Stone Meadow: C_Canuk: Lt. Cheese Weasel: 6 light years? Might as well be 6 billion light years. We're never getting off this rock to make that kind of voyage. EVER.actually, based on some napkin scribbling that's not quite true.If we could build a ship big enough to support an eco system for life support and food, and this ship housed nuclear reactors to drive ion engines that accelerate at 9.81 m/s; you would reach 3 light years in as little as 16 years.Probably less as I reflect I didn't do my calculations properly(I scaled 9.81 m/s to Km/year as if it was velocity not acceleration).Once the ship reaches the half way point, it would turn around and decelerate at the same rate. This solves the gravity problem as 9.81m/s squared is the force the earth exerts on us.You could conceivably build a ship that could get you there in under 32 years.Currently we don't have ion engines capable of this scale of thrust, but I feel we are within a few hundred years of having them. Everything else is just having the billions of dollars to build.Nope, not even close. There are two problems with your approach. First, ion engines are veeeeeeeeeeeeeeeerrrryyy low thrust. Figure a ten-thousandth of a G acceleration...maybe, but obviously nothing like 9.8 m/s^2. FWIW, the first ion engine to propel a rocket out of earth's orbit needed 13 months to pass the moon, and the nearest star is 81,000 years away at ion drive speeds.Second, in spite of their high specific impulse, ion engines are still reaction engines, and NASA calculates that for a "real space ship" even a nuclear powered ion drive would take 4 days to go from zero to 60 mph...and their maximum speed would be about 321,000 km/h. That's great for low priority cargo moving around the solar system, but won't do for interstellar travel. Sorry man, but we gotta find a better technology. :)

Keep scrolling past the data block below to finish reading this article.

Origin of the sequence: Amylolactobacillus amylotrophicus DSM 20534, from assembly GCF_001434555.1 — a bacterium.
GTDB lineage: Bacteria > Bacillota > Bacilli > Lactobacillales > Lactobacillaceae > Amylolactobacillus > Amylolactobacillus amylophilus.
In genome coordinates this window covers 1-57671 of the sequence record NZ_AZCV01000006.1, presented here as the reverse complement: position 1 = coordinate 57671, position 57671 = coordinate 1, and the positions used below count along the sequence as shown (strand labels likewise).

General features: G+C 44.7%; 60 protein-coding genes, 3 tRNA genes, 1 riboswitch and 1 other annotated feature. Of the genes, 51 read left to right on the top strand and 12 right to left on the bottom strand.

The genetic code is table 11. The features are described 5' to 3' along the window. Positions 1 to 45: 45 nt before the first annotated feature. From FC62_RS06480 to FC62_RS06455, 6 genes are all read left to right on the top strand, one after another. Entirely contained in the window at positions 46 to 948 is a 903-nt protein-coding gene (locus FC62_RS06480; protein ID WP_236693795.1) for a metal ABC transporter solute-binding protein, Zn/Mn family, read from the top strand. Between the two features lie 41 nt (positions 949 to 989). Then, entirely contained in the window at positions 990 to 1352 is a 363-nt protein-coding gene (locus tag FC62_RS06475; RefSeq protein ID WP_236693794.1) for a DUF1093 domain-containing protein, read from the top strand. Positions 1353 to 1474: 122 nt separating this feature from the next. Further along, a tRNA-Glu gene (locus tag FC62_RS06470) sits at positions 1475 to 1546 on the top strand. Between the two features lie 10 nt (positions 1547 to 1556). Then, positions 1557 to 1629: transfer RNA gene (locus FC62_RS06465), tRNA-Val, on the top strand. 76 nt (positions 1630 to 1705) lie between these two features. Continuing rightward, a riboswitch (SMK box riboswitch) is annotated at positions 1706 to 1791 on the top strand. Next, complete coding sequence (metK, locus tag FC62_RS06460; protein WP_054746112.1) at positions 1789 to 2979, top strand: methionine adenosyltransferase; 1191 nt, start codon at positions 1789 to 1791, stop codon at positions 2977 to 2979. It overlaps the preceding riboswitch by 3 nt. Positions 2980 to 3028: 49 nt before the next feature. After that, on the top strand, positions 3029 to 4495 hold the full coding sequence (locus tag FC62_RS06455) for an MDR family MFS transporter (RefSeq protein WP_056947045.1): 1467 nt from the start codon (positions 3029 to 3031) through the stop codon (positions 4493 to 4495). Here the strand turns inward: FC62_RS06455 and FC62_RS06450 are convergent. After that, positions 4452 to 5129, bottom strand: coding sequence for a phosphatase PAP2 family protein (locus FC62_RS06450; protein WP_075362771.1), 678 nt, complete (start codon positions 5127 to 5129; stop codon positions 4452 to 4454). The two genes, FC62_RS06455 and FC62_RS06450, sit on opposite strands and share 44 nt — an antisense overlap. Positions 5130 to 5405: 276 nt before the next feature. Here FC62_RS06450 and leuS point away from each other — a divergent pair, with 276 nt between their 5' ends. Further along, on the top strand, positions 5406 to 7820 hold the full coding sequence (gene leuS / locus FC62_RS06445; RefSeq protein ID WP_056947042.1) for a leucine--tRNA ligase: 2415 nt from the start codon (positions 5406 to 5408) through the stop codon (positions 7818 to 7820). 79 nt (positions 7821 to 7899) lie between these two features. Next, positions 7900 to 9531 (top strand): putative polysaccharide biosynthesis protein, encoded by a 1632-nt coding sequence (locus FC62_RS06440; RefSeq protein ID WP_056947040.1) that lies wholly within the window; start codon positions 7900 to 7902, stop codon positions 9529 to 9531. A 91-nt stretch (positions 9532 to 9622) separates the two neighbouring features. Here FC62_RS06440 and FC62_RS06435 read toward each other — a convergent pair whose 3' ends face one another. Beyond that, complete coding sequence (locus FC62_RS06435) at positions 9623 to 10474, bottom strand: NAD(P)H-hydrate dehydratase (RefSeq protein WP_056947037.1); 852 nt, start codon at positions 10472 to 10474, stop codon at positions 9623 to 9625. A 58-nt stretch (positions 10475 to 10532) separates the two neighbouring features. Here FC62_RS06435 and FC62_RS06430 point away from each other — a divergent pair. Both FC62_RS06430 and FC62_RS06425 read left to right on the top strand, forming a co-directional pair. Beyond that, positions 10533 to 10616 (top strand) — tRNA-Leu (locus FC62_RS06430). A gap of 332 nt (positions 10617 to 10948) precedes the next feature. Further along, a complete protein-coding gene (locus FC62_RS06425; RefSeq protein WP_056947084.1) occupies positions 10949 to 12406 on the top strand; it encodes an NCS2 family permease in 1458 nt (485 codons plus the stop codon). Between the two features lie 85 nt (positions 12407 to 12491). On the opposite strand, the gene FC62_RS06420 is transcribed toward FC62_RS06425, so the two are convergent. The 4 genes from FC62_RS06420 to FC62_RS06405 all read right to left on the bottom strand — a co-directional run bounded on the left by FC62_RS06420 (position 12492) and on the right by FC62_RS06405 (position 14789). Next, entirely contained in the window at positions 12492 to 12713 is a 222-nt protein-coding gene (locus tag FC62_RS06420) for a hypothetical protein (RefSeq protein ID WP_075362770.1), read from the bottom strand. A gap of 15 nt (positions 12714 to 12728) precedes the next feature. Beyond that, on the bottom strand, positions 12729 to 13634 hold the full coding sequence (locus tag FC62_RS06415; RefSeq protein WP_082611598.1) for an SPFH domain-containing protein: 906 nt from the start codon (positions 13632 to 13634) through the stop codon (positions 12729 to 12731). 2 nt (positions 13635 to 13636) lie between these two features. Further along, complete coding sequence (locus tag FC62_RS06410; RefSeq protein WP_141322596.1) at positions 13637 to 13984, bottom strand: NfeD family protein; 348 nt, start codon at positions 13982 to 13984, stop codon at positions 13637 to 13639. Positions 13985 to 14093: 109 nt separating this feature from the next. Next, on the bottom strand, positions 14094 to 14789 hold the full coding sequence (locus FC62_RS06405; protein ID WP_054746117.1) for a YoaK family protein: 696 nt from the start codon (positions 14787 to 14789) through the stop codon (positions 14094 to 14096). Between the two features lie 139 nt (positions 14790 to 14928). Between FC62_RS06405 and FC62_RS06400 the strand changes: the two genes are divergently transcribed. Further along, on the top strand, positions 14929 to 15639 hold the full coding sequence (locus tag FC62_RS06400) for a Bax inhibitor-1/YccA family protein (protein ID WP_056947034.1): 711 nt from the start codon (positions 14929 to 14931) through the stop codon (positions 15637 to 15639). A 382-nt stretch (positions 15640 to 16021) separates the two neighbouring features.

GeneralJim: one must be a highly trained professional to make a wild-ass guess.Of course, most people like that just look it up in the Urantia Book.
elchupacabra: StopLurkListen: elchupacabra: I wanna find a brown dwarf that's just shy of the mass for sustained fusion and then nuke it. Just to see the fireworks.Dunno what you think is going to happen. Explode an almost-star, or start the fusion? If you want to start fusion, just drop matter into it, no "nuke" necessary. (Assuming in our scenario humanity is capable of moving 'Jupiter'-equivalent masses several light years just for lulz)Nuking it would start fusion that would run out of steam as it would lack critical mass. But it would last long enough for lulz.No it wouldn't.
The speed of the reaction mass, no?One thing a lot of people seem to forget is time dilation. That 16 year trip would feel a lot shorter to the occupants.
Just in case anyone was tempted to buy into General Jim's BS:Hypothetically, an increasing solar magnetic field could deflect galactic cosmic rays, which hypothetically seed low-level clouds, thus decreasing the Earth's reflectivity and causing global warming. However, it turns out that none of these hypotheticals are occurring in reality, and if cosmic rays were able to influence global temperatures, they would be having a cooling effect.It's amazing how he'll tout a single published paper that supports his opinion, but will ignore the thousands of others that do not. Wait, that's not amazing, that's painfully obvious.
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